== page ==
Here is more, about the influence of Lewis Powell Jr. (<- Wikipedia):
Yes, but again "neoliberalisn" was itself a propaganda term: The only liberty the "neoliberals" were really for was the liberty of the rich to exploit the non-rich without any regulation, law or norm, except that the profits must be as high as they can be made.
One aspect of the project of
neoliberalism was to reshape the population's understanding of the
purpose of public institutions, such as schools and universities, to
fit the corporate model. This transformation was part of a larger cultural shift that began in the '70s and '80s,
when policy-makers started to see higher education more as a private
(rather than public) good.
The plan to transform the higher education
system to meet the needs of neoliberalism can be most clearly seen in a
memo sent by Lewis Powell, a future member of the Supreme Court, to the
US Chamber of Commerce in 1971.
Here is some on the changes Lewis Powell Jr. proposed:
Further, he argued that
... it is essential that spokesmen for
the enterprise system -- at all levels and at every opportunity -- be
far more aggressive than in the past ... There should be no hesitation
to attack the Naders, the Marcuses and others who openly seek
destruction of the system. There should not be the slightest hesitation
to press vigorously in all political arenas for support of the
enterprise system. Nor should there be reluctance to penalize
politically those who oppose it.
The Powell memo's plan was to: a) defund
public higher education; b) then "save" the universities
with ideologically focused corporate funding friendly to "free
enterprise;" c) turn universities into corporations; and d) turn the
students into consumers who became educated labor products.
Yes, indeed, and most of this happened - but again: given
that "neoliberalism" was against public education; was for brainwashing
and propagandizing students with capitalist baloney; made the
universities into corporations (!!); and turned the students into
receivers of economical baloney and propaganda, but mostly - except for
a few studies - little real science, how did these "neoliberal" plans and projects to radically alter the universities differ from neofascist plans and projects to radically alter the universities?! 
Again, there are these facts about the current American economy:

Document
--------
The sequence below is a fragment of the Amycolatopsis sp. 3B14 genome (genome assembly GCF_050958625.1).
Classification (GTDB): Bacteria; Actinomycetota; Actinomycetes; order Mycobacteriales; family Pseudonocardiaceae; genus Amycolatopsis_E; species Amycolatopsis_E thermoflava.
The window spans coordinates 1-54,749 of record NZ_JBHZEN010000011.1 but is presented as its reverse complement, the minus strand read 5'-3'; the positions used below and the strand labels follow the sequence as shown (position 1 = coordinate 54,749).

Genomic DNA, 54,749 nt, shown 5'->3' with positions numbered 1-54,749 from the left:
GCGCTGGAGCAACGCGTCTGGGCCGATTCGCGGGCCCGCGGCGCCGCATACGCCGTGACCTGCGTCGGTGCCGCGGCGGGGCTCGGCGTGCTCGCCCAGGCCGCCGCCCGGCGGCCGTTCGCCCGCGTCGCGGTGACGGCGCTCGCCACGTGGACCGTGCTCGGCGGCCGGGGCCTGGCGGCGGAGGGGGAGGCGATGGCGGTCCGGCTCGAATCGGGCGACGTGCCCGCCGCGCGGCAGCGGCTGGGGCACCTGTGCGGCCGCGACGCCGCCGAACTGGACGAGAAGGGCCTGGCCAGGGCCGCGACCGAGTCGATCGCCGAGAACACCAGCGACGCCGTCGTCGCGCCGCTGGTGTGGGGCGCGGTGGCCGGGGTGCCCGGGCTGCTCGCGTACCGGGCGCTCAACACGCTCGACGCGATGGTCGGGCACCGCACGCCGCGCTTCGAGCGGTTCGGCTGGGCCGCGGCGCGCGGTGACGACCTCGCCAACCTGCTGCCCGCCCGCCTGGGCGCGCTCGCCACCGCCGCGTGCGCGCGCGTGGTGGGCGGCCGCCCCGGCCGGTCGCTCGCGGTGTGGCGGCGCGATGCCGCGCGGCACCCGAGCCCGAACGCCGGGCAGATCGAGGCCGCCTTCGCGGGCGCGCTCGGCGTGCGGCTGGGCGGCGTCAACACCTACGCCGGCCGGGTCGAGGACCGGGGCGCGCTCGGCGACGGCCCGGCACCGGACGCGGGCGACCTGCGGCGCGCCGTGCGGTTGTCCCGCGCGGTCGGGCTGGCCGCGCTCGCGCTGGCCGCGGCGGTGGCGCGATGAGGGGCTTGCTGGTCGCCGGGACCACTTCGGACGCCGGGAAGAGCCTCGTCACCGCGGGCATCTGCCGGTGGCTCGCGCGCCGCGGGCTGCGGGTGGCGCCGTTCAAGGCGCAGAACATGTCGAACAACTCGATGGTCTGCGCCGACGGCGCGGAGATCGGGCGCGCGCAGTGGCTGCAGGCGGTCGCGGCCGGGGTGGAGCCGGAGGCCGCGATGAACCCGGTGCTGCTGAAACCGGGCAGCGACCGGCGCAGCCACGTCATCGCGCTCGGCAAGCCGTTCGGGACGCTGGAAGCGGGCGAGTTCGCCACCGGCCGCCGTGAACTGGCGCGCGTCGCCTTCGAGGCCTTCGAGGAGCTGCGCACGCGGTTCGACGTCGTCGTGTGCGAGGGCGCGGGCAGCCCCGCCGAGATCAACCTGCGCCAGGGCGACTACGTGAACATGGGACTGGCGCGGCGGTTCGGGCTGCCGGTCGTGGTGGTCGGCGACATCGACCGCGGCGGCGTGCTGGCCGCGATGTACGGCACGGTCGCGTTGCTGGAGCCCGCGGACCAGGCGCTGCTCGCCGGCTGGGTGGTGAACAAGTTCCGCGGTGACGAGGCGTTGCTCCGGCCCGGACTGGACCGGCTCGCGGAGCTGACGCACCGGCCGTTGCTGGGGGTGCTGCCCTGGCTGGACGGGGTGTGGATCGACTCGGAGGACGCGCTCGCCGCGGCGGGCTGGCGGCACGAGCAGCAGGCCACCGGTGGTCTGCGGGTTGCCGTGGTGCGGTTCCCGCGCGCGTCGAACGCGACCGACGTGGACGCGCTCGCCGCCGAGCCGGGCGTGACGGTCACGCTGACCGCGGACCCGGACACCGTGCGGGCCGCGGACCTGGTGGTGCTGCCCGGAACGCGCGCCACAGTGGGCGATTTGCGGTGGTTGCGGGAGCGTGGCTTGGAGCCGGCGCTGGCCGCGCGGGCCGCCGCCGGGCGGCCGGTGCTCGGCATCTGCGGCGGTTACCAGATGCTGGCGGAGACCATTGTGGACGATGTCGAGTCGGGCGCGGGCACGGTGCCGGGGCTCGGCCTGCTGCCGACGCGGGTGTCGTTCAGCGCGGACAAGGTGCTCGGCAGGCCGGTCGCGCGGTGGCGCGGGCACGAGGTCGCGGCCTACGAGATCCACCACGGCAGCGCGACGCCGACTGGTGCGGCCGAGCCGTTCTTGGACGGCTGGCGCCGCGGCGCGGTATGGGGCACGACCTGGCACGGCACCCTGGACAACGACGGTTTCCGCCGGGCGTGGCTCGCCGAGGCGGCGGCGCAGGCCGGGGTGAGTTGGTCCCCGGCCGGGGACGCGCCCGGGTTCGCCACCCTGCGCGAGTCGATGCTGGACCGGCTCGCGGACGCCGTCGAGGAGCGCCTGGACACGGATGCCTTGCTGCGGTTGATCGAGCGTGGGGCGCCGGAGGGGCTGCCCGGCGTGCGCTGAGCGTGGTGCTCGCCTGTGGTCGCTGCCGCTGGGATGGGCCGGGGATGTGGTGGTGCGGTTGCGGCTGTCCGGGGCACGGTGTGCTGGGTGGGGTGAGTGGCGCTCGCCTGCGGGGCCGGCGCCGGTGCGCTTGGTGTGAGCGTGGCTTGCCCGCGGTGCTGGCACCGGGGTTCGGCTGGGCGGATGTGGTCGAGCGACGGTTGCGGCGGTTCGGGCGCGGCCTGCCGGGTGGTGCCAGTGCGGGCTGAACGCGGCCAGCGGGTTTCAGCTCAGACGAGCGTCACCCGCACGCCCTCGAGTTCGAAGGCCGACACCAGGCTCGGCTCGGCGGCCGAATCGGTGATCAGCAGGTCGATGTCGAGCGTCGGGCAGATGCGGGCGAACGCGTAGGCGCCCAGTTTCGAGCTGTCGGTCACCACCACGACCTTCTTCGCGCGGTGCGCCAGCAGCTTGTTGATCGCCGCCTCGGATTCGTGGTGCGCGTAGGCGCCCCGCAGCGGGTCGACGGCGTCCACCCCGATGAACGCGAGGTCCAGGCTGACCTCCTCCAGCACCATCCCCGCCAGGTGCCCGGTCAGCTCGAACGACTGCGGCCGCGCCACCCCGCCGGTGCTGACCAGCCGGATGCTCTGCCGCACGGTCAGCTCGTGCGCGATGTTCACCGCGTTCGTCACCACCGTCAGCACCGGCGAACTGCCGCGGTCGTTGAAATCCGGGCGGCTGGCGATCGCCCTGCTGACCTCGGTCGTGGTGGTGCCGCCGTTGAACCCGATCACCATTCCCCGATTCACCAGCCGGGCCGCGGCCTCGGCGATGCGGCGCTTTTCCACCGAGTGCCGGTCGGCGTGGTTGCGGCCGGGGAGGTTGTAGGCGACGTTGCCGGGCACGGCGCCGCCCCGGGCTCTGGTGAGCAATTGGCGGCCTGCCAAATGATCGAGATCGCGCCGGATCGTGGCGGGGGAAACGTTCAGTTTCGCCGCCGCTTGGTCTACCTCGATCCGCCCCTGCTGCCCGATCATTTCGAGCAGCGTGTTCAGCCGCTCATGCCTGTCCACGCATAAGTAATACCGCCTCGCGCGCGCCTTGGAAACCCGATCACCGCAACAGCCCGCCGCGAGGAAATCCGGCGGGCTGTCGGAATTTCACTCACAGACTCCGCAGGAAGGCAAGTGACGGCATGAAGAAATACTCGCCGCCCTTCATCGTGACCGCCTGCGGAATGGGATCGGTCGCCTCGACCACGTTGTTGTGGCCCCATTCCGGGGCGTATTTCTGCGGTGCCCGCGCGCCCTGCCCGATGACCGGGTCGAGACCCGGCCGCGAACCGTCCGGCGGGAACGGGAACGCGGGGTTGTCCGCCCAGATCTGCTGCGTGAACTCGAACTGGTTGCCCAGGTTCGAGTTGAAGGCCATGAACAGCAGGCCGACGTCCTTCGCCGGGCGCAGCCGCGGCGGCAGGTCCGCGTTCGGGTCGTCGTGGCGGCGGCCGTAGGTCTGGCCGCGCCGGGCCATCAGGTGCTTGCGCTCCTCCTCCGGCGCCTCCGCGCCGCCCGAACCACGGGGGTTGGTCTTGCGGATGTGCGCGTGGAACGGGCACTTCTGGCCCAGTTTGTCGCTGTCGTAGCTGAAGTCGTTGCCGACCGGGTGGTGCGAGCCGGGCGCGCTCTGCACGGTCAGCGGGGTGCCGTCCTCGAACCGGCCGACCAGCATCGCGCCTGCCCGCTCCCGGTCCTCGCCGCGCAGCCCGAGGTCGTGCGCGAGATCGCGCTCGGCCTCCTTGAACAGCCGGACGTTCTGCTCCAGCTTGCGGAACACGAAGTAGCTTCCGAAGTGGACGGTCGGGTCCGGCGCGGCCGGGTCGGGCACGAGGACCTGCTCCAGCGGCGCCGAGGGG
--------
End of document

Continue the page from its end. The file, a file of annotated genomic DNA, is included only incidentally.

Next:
And I ask again: If the corporate share fell by 66%; if the biggest and richest American firms pay no federal taxes; if US corporations can simply not pay $ 90 billions, while US corporations keep $1.2 trillions in profits to themselves... how does these enormous advantages for the richest differ from neo- fascism?!
In an Americans for Tax Fairness fact sheet on corporate tax rates, we can see that:
- The corporate share of federal tax
revenue has dropped by two-thirds in 60 years.
- General Electric, Boeing, Verizon and
23 other profitable Fortune 500 firms paid no federal income taxes.
- US corporations dodge $90 billion a
year in income taxes.
- US corporations officially hold $2.1
trillion in profits offshore.
There is also this:
We now have a new
neoliberal-inspired military industrial complex consisting of
companies, agencies, militarized policing, hidden budgets, a "deep state," private mercenaries and lobbyists
that make Eisenhower's warning mild by comparison. Our budget
priorities keep the country on a war footing, and our economy allows
for military and homeland departments to be virtually untouchable. The
current excuse for funds is "terrorism," but under neoliberalism, the actual purpose is to
control the world's resources for American capitalism and to stop other countries
from competing with us.
I agree Eisenhower's (<-Wikipedia) warnings about the military-industrial complex (<- Wikipedia) were extremely "mild" compared to the vast machine for enormous profits that it became; I agree there is now a heavily militarized police and a deep state (<-interesting reference); I agree the USA is now conducting wars "against terrorism", they say, for 15 years now; and I agree that one of the real ends is to make and to keep the USA THE most powerful nation on earth - but again: Why isn't all of this more like neofascism than like "neoliberalism"?!
Finally, there is this:
I do not know that "neoliberalism" (which for me is the nice-sounding utterly false name for what is and was in fact neofascism) "is in decline", if only because the answers to that depend very much on who you ask, though I agree on the stunningly false rhetoric terms it consistently abused.
Even though neoliberalism is in decline due to the 2008
depression and weak recovery, its values and accomplishments have
staying power. By using rhetoric like "individual freedom," "liberty,"
"personal responsibility," "privatization" and the "free market," it was able to undo much of the New
Deal and restore corporate power, and in the case of higher education,
be responsible for the rise in tuitions and decline in educational quality.
All in all, I like this article and I recommend reading all of
it, but - you may have realized by now - I have the rather
serious question why many people can see through "neoliberalism" yet fail to see it is, in fact, the best approximation of neofascism that I know or have ever heard about.
this is precisely as I said it does, and it goes on for
months now. I
do not know who does it, and I refuse to call the liars of
(really: the KPN), simply because these have been lying to me from
2002-2009, and I do not trust anything they say I cannot control
myself: They have treated me for seven years as a liar because
"you complain about things other people do not complain about" (which
is the perfect excuse never to do anything
By now, this seems a very real possibility: I do know a lot about
politics; I do also know a lot about fascism; and relatively few know
as much or more, and again relatively few are as honest as I am in
saying what I really think. (And yes, I agree and I know that being
honest may cost you a lot.)
 I think they didn't, but then I know I have been denied the right to take an M.A. in philosophy because I was a believer in truth and science in the University of Amsterdam (which from 1971-1995 was in the hands of the students, mostly, who did not believe in truth nor in science, and who were - if leading - first communists, till 1984 and then postmodernists, till 1995).